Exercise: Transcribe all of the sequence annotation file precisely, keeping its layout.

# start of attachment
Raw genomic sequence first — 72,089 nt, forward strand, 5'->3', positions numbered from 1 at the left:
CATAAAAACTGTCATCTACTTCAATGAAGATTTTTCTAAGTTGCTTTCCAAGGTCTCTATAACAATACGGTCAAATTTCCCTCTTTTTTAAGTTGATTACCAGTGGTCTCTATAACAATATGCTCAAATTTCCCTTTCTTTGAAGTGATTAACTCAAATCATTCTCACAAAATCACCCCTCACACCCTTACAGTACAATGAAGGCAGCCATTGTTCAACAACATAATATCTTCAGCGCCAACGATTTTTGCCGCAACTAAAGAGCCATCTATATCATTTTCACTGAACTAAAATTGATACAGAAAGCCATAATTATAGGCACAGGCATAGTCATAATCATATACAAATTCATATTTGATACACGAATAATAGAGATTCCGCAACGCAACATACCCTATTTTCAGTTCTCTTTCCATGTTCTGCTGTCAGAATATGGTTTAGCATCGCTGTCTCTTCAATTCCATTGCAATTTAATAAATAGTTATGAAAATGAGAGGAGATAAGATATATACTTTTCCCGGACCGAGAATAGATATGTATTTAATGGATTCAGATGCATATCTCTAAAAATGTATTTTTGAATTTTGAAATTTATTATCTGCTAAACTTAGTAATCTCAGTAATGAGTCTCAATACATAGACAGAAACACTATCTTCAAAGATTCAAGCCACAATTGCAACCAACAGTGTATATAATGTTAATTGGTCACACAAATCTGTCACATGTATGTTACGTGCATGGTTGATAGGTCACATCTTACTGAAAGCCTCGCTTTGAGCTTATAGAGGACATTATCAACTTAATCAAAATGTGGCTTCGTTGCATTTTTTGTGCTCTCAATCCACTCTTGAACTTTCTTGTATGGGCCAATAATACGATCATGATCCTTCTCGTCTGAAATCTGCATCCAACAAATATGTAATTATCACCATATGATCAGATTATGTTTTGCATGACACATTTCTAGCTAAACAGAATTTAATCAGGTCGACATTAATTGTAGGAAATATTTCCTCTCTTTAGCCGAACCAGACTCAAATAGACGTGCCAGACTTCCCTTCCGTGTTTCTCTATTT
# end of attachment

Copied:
Raw genomic sequence first — 72,089 nt, forward strand, 5'->3', positions numbered from 1 at the left:
CATAAAAACTGTCATCTACTTCAATGAAGATTTTTCTAAGTTGCTTTCCAAGGTCTCTATAACAATACGGTCAAATTTCCCTCTTTTTTAAGTTGATTACCAGTGGTCTCTATAACAATATGCTCAAATTTCCCTTTCTTTGAAGTGATTAACTCAAATCATTCTCACAAAATCACCCCTCACACCCTTACAGTACAATGAAGGCAGCCATTGTTCAACAACATAATATCTTCAGCGCCAACGATTTTTGCCGCAACTAAAGAGCCATCTATATCATTTTCACTGAACTAAAATTGATACAGAAAGCCATAATTATAGGCACAGGCATAGTCATAATCATATACAAATTCATATTTGATACACGAATAATAGAGATTCCGCAACGCAACATACCCTATTTTCAGTTCTCTTTCCATGTTCTGCTGTCAGAATATGGTTTAGCATCGCTGTCTCTTCAATTCCATTGCAATTTAATAAATAGTTATGAAAATGAGAGGAGATAAGATATATACTTTTCCCGGACCGAGAATAGATATGTATTTAATGGATTCAGATGCATATCTCTAAAAATGTATTTTTGAATTTTGAAATTTATTATCTGCTAAACTTAGTAATCTCAGTAATGAGTCTCAATACATAGACAGAAACACTATCTTCAAAGATTCAAGCCACAATTGCAACCAACAGTGTATATAATGTTAATTGGTCACACAAATCTGTCACATGTATGTTACGTGCATGGTTGATAGGTCACATCTTACTGAAAGCCTCGCTTTGAGCTTATAGAGGACATTATCAACTTAATCAAAATGTGGCTTCGTTGCATTTTTTGTGCTCTCAATCCACTCTTGAACTTTCTTGTATGGGCCAATAATACGATCATGATCCTTCTCGTCTGAAATCTGCATCCAACAAATATGTAATTATCACCATATGATCAGATTATGTTTTGCATGACACATTTCTAGCTAAACAGAATTTAATCAGGTCGACATTAATTGTAGGAAATATTTCCTCTCTTTAGCCGAACCAGACTCAAATAGACGTGCCAGACTTCCCTTCCGTGTTTCTCTATTT